As crypto expert Chris Dixon puts it:
"[The good thing about how the web has evolved] is that billions of people got access to amazing technologies, many of which were free to use. The bad news is that it became much harder for startups, creators, and other groups to grow their internet presence without worrying about [...] platforms changing the rules on them, taking away their audiences and profits."
The current state of the web — which, to some extent, is the result of leading tech players' behavior — has prompted governments to intervene. However, most of the current and proposed regulations aren't user-friendly, and some of them are making matters worse instead of creating a fairer internet.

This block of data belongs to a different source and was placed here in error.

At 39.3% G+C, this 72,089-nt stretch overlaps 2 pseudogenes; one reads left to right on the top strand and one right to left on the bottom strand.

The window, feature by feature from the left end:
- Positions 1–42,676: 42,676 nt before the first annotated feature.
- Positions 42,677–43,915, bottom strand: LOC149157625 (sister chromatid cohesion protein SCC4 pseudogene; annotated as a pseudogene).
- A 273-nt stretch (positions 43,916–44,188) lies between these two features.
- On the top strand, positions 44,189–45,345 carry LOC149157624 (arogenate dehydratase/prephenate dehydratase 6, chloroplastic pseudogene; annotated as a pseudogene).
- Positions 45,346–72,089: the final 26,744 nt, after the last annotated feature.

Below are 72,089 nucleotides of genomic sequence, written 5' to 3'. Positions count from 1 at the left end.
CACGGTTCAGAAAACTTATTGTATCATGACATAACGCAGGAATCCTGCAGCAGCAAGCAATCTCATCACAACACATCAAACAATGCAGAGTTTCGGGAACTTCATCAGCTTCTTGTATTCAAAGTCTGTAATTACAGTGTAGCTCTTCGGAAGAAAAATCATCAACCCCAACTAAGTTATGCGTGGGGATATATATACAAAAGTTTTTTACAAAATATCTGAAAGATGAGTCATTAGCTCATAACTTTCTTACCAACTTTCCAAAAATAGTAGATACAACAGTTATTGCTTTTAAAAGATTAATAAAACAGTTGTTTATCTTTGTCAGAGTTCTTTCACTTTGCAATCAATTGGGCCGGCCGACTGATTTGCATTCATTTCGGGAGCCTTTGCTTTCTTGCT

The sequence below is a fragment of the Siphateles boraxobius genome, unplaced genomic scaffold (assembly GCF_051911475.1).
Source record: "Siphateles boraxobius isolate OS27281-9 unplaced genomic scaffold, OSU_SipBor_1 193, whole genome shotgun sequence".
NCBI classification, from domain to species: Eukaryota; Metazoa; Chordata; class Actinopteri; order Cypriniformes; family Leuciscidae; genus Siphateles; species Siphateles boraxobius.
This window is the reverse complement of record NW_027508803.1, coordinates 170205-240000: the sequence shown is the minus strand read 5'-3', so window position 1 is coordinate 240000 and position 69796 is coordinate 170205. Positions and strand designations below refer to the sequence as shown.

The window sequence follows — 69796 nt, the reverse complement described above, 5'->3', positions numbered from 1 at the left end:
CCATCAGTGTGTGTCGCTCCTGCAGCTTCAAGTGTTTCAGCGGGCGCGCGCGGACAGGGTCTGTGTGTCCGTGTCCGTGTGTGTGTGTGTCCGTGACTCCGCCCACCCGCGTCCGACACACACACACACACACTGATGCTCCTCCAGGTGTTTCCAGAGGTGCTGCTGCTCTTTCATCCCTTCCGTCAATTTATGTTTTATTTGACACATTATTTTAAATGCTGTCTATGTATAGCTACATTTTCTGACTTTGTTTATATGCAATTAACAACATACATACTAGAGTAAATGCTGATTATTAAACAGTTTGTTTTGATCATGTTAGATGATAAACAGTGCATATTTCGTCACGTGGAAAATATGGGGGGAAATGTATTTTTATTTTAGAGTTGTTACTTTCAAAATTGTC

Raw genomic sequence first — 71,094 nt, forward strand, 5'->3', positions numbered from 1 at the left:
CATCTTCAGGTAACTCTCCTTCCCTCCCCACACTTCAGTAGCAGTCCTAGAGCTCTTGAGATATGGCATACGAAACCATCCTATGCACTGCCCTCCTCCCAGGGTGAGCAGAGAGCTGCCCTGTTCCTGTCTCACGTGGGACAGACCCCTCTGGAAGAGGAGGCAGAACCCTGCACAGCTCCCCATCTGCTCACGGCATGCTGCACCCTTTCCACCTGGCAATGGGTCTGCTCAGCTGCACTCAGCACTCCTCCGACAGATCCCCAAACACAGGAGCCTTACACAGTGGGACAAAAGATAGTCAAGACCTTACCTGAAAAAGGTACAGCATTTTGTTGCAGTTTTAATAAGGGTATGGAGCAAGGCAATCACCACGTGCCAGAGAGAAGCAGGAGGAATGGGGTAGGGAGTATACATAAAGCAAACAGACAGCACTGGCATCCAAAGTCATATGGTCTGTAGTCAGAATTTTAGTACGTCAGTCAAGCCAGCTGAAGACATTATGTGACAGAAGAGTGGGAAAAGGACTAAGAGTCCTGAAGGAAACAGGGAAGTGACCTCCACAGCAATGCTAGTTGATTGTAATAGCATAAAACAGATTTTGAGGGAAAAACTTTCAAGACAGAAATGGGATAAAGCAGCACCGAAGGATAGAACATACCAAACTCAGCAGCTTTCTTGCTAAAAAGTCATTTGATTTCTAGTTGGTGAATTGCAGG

For example, the UK's draft Online Safety Bill proposes sending social media networks' managers to prison if they don't tackle unacceptable online behavior. That is a noble sentiment, until you realize it is a possible gateway to widespread censorship. Big tech is likely to err on the side of caution and start taking down anything remotely offensive.
Similarly, while the aim of the EU's proposed Digital Services Act is to curb big tech's power, it risks increasing it, because the controls it is proposing make it harder for smaller players to scale.
According to Dixon, the real reason for the web's current problems is centralization.
"When they start out, [platforms] do everything they can to recruit users and 3rd-party complements like developers, businesses, and media organizations," he explains. This is because, by definition, platforms are dependent on network effects: they're only valuable if people use them."
But as platforms grow, so does their power over users, until, eventually, "[...] the easiest way to continue growing lies in extracting data from users and competing with complements over audiences and profits."